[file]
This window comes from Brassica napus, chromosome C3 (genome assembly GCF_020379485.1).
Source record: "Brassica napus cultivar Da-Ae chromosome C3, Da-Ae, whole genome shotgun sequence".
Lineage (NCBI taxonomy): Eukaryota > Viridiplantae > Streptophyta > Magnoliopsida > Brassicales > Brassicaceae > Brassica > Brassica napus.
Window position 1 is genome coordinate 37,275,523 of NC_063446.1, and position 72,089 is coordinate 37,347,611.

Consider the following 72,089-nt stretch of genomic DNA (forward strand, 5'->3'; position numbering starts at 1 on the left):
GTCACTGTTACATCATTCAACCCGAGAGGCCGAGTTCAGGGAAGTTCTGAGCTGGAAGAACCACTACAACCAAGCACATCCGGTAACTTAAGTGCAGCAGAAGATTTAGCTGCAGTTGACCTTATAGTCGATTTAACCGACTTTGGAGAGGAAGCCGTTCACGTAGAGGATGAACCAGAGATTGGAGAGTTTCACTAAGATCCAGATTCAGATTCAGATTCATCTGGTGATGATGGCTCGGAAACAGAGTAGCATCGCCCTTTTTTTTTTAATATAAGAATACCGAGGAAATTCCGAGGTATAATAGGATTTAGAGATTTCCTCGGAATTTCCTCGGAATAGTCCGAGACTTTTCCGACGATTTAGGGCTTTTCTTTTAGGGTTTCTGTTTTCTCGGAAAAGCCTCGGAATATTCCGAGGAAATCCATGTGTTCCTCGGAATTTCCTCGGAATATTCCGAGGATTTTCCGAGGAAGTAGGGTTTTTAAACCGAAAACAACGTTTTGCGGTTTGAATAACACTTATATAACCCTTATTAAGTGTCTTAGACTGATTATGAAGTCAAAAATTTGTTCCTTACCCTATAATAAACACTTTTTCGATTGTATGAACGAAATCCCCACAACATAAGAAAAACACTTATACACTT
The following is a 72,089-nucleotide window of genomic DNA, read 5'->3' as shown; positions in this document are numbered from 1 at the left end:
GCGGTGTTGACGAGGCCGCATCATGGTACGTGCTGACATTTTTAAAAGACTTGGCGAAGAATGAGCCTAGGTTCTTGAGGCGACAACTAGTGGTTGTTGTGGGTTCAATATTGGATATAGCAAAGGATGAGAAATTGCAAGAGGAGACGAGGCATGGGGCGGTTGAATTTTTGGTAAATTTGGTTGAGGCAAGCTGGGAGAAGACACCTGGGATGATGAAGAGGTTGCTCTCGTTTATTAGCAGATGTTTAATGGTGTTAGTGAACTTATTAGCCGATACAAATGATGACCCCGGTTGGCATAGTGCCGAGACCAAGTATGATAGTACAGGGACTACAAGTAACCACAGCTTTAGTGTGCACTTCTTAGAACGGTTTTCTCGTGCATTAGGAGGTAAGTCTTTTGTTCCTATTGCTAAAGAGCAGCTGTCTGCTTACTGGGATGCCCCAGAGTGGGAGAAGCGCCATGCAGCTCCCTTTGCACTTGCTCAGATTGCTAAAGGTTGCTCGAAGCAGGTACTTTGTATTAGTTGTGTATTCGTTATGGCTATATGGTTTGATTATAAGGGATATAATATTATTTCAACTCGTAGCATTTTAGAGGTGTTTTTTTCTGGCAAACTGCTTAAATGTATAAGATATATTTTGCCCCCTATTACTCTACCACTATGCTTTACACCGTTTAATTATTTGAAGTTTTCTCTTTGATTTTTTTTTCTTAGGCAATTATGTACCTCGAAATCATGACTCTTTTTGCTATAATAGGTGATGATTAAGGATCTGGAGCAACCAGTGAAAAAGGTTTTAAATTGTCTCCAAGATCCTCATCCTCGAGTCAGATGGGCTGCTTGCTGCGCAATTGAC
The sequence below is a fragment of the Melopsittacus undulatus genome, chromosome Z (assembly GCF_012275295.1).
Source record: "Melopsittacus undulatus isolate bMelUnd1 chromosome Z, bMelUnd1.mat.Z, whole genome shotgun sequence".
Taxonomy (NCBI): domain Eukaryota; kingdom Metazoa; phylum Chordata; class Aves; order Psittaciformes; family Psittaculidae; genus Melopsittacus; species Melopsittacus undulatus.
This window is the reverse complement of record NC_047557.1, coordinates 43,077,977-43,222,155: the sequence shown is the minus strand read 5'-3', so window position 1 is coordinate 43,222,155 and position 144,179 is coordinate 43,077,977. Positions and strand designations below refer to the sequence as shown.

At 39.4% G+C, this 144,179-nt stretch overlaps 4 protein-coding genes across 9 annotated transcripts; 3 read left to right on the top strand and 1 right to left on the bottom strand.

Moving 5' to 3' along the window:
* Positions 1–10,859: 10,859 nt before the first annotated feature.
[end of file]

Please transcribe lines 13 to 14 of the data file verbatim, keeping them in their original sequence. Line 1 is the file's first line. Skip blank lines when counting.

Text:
At 39.4% G+C, this 144,179-nt stretch overlaps 4 protein-coding genes across 9 annotated transcripts; 3 read left to right on the top strand and 1 right to left on the bottom strand.

Moving 5' to 3' along the window: